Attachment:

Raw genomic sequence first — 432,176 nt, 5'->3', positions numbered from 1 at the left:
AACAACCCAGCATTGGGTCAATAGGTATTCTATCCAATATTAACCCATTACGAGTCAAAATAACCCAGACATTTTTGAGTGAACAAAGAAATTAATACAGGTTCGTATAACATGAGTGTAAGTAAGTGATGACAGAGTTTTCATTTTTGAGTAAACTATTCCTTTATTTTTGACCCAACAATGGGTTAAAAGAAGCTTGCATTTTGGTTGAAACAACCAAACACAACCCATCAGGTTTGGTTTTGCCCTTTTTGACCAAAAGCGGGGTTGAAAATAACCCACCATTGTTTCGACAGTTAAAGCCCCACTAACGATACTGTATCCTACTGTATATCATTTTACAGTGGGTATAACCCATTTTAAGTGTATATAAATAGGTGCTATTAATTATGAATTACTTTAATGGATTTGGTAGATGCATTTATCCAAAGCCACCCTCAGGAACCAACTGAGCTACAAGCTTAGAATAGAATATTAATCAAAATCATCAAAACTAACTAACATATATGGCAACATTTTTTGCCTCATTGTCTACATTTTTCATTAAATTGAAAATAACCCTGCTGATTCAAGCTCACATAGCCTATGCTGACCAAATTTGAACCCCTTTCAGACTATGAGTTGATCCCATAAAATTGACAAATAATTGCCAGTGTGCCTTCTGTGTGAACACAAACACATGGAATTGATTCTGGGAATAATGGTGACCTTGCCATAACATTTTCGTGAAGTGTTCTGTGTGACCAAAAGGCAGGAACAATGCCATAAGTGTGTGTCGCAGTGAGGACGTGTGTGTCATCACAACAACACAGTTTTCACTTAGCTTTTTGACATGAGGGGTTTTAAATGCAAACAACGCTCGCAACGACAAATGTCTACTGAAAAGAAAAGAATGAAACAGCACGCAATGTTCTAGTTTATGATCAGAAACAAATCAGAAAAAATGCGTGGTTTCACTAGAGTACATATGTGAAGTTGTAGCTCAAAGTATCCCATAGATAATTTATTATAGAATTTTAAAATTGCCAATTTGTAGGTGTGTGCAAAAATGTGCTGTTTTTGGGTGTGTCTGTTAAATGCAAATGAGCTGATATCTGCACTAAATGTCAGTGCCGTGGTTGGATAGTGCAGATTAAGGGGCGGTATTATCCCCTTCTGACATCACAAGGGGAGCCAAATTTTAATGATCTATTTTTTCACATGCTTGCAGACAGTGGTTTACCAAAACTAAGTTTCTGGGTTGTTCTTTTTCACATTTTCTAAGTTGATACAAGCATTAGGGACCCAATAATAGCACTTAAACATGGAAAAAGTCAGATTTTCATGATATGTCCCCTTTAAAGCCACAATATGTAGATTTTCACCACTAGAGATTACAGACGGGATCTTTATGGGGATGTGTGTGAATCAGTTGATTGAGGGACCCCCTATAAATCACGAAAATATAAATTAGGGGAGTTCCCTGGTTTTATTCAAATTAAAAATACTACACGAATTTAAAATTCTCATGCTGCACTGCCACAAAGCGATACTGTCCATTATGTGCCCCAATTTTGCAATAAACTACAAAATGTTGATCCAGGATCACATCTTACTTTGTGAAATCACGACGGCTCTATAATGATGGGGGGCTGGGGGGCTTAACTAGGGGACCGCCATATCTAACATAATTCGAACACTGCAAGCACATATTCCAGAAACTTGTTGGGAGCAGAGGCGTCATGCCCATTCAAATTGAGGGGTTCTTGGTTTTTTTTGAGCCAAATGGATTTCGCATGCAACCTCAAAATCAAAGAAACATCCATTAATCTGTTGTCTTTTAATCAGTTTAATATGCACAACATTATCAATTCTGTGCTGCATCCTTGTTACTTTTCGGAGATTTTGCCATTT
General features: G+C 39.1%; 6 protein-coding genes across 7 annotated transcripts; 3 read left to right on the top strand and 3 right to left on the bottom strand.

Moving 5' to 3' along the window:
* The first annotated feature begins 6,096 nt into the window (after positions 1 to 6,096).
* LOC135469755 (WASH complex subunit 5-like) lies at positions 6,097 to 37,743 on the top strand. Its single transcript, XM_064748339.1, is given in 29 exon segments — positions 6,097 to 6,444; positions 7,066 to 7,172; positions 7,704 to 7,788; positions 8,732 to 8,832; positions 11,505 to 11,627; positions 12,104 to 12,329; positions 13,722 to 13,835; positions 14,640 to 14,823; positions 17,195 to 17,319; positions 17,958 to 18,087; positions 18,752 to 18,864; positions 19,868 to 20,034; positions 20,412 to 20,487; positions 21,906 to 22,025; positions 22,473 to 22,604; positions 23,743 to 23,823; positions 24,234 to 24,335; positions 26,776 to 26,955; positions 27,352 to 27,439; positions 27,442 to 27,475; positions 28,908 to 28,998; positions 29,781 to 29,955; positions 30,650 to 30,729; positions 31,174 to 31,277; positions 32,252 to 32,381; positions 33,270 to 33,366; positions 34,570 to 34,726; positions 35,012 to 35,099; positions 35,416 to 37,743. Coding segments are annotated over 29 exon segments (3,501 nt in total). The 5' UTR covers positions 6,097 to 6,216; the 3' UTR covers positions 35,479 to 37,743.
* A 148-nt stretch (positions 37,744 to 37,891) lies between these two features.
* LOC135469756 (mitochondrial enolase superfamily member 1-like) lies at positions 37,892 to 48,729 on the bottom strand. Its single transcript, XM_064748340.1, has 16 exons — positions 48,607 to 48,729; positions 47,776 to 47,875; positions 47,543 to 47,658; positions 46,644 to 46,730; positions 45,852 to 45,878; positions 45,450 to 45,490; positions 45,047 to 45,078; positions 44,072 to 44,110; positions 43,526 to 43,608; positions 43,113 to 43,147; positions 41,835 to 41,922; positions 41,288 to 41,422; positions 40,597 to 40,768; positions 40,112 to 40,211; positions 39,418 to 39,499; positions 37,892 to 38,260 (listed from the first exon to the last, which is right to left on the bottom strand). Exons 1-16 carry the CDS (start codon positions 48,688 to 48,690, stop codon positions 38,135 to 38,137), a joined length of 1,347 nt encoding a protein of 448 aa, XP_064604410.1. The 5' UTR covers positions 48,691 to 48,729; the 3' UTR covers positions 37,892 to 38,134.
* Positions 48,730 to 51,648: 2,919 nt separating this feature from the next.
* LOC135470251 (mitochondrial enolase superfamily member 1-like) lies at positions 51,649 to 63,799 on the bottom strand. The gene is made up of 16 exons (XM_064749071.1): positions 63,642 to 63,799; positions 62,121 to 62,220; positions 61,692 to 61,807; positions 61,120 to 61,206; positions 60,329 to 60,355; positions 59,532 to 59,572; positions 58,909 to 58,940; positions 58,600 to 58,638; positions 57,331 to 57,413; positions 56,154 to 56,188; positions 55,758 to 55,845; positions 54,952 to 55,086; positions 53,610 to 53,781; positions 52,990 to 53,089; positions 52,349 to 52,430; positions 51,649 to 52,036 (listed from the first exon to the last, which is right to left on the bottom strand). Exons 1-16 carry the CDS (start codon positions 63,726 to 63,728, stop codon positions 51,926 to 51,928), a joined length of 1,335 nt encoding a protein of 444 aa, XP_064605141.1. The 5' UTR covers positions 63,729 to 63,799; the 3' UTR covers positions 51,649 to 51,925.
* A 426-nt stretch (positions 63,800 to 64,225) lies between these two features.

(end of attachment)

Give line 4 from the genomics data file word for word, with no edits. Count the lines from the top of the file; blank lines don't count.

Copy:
Moving 5' to 3' along the window: